The Gristle


Wednesday, July 25, 2018

VOTE: Election meddling. Ballot tampering. District gerrymandering. Census shenanigans. Voter roll purging.

If the last 18 months of prominent national news stories have demonstrated anything, it’s that voting matters. Otherwise, why spend so much money and energy trying to subvert, diminish or redirect votes and election outcomes, unless voting and elections matter?

Every group of power and influence in the United States recognizes this and expends great energy on this—except the one group most targeted by all the mischief. And the target group is, ironically, also the most powerful and influential of them all: Millennials.

“Millennials” is a shorthand way of describing an age group that is now the largest voting bloc in the United States. In 2016, Millennial and Gen X voters outnumbered Boomers and older voters, 69.6 million to 67.9 million. The vulnerable weakness of Millennials is they do not fully recognize this. As a cohort, they don’t vote; or they vote infrequently and haphazardly. They are the likeliest group to drop out of elections.

A poll from the Public Religion Research Institute conducted in June showed only 28 percent of young adults ages 18 to 29 say they are “absolutely certain” they’ll vote in the midterms, compared to 74 percent of seniors. If they voted with the same passion as their parents, the electoral effect of this strongly multi-ethnic, multi-cultural age group would be titanic.

When they do vote, this age group votes strongly progressive, even if they are registered as “independent.” Democrats have as great as a 35-point advantage with young women voters in the 2018 U.S. House midterm elections, according to recent surveys.

For Republicans and conservative-leaning political groups the strategy is clear—discourage or choke off this volatile young voting group, drive them from the polls by any means. For Democrats and progressive-leaning groups—Get Out The Vote.

In their brief months of power last session, Democrats in the Washington State Legislature passed a couple of very canny bills to expand the franchise of democratic involvement (and their own chances in future elections), dubbed the “Access to Democracy” package. Automatic voter registration dramatically simplifies the registration process, signing up citizens to vote when they interact with a state agency, unless they opt out. When a resident renews her driver’s license, for example, she is also registered to vote. The package also allows automatic pre-registration for older teenagers, ensuring they can vote the day they turn 18.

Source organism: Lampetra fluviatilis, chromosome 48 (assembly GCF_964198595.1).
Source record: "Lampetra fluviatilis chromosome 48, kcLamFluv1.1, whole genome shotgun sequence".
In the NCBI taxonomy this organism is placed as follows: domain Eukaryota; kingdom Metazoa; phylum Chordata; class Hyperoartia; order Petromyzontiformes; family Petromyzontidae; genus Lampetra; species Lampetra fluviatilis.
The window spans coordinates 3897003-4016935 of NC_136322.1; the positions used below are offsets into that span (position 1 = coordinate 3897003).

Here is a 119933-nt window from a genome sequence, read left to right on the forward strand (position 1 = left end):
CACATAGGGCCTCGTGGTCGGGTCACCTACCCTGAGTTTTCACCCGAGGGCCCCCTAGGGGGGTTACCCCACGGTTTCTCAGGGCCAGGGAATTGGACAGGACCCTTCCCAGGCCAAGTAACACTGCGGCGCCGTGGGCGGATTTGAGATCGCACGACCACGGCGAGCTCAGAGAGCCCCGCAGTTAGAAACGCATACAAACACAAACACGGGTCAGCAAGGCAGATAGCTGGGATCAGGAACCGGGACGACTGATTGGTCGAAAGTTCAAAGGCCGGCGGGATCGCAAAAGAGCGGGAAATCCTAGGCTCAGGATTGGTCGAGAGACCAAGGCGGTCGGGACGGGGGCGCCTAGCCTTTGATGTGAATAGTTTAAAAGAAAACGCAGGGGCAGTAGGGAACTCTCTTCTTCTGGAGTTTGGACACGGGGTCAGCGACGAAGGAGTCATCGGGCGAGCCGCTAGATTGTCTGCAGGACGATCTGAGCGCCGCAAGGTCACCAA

Their final gift? Free postage on ballots returned by mail, removing one additional barrier to participating in elections.

Evidence suggests an energetic primary can also drive heightened interest and involvement in election outcomes into the fall, and certainly there’s never been a more engaging primary than the current one. Suzan DelBene is challenged by four men in the inland 1st Congressional District; while Rick Larsen has drawn five challengers attacking from all ends of the political spectrum in the coastal 2nd CD. In legislative races, eight candidates are running for three state positions to represent Whatcom and Skagit counties in Olympia.

Of these latter races, perhaps the most fascinating is unfolding in the historically somnambulant 40th Legislative District, where four Democrats of enormous appeal square off to fill the seat of retiring Anacortes Democrat Rep. Kris Lytton.

The aggressive math of the state’s rickety Top-Two primary suggests this excitement will settle into a more predictable trough into the fall, as it is unlikely more than one of these Ds will squeak through the primary. That candidate will then square off against the surviving Republican in a tiresome and static, polarized debate that will almost assuredly end in a 35-point victory for the Democrat. Top-Two is a hash that allows a candidate with only marginal partisan support to continue on while candidates with greater overall appeal are eliminated.

Something analogous is likely to happen in the 42nd District, with Republicans so confident in their easy victory that their candidates did not even bother to show up for a recent political debate sponsored by the Whatcom League of Women Voters.

Perhaps a more energetic system of voting could increase participation overall.

“A sharp increase in partisan rigidity in Americans’ voting patterns has led to less competitive state and national elections and more predictable outcomes based on which party is in the majority,” say proponents of FairVote Washington, a nonpartisan champion of electoral reforms. “Fewer legislators fear losing in general elections, and fewer still can win in the other party’s ‘turf.’ Third parties and independents are shut out almost entirely.”